Cain said Americans "genuinely have an appetite for somebody who can solve problems and can lead, and that's what they will see in my record as I continue to take my story around the country."

Cain said that while businesses have learned to become productive during the recession, they are not investing heavily.
Need investments

He said that during the next two years, without "some direct stimulus," business productivity will again decline. He said Obama's stimulus plan was not direct stimulus and did not work.

Cain would lower the top corporate tax rate from 35 to 25 percent. He would make the current income tax rates permanent and cut the capital gains tax entirely.

"Small investors will invest more of their cash if they have an opportunity to bring in more cash," he said. "They don't want to deplete their cash reserves."

He would suspend the tax on repatriated profits, which are profits made overseas that a business wants to bring back to the United States.

He said about $1 trillion could be returned to the U.S. economy if "the government doesn't get its sticky little hands on it."

He would also cut the payroll tax by 6.2 percent.

"If you do these things, I would almost guarantee the economy will be growing at twice the current rate because you will take this veil of uncertainty off the economy," Cain said.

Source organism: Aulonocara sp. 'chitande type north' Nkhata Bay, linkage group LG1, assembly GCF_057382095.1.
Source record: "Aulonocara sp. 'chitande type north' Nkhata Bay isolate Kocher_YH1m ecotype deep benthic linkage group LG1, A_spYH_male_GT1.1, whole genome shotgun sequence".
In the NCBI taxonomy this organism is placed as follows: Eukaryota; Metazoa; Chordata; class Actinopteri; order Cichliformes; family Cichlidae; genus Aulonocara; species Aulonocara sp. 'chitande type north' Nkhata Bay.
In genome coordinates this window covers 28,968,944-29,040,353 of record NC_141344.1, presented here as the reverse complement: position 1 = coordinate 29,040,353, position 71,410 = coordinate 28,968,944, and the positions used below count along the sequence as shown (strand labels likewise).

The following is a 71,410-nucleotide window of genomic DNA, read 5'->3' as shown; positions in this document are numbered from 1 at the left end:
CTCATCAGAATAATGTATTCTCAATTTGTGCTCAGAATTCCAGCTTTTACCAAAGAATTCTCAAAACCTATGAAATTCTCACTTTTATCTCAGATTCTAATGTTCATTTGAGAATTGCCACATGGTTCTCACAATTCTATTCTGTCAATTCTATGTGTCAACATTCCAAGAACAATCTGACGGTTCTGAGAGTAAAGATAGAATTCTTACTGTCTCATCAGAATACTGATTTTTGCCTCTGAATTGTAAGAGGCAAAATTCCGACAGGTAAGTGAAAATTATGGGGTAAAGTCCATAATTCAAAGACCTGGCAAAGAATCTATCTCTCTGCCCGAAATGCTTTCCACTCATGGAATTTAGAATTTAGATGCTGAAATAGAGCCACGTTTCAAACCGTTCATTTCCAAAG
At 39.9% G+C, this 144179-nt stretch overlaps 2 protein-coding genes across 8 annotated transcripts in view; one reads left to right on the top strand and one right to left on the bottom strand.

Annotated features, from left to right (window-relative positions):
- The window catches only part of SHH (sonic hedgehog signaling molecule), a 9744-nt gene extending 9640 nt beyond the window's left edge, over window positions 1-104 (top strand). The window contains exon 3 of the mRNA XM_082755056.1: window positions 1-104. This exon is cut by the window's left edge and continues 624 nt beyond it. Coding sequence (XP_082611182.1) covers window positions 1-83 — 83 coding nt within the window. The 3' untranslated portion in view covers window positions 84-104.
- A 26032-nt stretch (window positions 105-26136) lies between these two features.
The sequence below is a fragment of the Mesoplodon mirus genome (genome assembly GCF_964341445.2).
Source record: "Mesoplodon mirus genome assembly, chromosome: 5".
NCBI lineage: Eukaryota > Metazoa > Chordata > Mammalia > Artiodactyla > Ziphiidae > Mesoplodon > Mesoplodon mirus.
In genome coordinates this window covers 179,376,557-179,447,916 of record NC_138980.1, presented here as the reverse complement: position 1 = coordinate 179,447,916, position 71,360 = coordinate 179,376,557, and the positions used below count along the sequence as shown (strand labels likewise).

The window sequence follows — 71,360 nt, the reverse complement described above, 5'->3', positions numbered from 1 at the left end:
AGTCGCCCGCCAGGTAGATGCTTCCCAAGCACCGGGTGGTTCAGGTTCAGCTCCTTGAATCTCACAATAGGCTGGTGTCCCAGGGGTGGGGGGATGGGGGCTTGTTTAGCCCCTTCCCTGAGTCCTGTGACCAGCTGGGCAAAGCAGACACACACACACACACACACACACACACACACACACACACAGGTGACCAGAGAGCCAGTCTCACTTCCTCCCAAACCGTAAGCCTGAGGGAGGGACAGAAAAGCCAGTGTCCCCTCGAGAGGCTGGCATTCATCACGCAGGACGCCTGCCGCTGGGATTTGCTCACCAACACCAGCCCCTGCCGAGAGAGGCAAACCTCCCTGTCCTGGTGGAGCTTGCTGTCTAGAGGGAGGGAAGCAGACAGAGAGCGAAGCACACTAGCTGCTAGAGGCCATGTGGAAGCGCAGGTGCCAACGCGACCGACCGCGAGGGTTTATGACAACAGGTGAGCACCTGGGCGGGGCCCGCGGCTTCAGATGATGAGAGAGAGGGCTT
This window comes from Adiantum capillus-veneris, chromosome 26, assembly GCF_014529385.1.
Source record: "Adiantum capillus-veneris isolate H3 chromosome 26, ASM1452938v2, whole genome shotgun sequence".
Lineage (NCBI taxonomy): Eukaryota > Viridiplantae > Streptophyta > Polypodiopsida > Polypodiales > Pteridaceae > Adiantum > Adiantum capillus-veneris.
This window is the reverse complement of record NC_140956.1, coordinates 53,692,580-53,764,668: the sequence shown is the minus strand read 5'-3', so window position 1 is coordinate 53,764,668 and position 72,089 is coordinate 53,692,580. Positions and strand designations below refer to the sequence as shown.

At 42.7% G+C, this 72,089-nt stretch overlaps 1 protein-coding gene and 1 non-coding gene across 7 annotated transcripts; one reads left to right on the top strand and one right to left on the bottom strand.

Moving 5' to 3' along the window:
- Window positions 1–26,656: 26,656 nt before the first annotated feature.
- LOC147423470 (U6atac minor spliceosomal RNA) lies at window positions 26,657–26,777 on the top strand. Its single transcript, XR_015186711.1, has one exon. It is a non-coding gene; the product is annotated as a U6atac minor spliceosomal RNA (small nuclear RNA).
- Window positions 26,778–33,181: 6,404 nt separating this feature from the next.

He said his own experience rescuing Godfather's Pizza from bankruptcy contributed to his plan for economic growth.

Cain criticized the current "dance with the peacock every two weeks" in Washington over Republican efforts to use continuing resolutions to make small cuts in the budget.

If he were President, he said, he would propose a continuing resolution for the remainder of the current fiscal year at the same level as current spending, then work on major reforms and cuts for the next fiscal year's budget.

On Social Security, Cain advocates a "Chilean model" personal retirement account. On health care, he said that at a televised town hall meeting in the 1990s, he "asked the right questions" about the Clinton health care plan that raised awareness among businesses of its higher costs. The plan's popularity tumbled.

Cain said the Obama health care plan, with its individual mandate and "58 new bureaucracies," is a "disaster."
Health insurance

He advocates individual health savings accounts, partially funded by employers, as well as tort reform for "market driven, patient driven," reform.

Cain said Romney has done a poor job explaining the advantages of the health care plan he advocated and signed into law in Massachusetts.

On foreign affairs, Cain said that on his first day as President he would tell military leaders, "Show me the foreign policy strategy for every nation on the planet, whether they are friend or foe.

"And that's the point, we don't have a foreign policy strategy for every country, and it seems to me the current administration and to some extent the Bush administration are reacting to this stuff," Cain said.

"If they didn't anticipate this happening, we have a problem," Cain said. "We don't have an effective foreign policy."

He said that if military leaders tell him the U.S. can win in Afghanistan, "I'm going to say, 'Give me a plan. If they say we can't win, then I'll say, 'Give me an exit plan.'"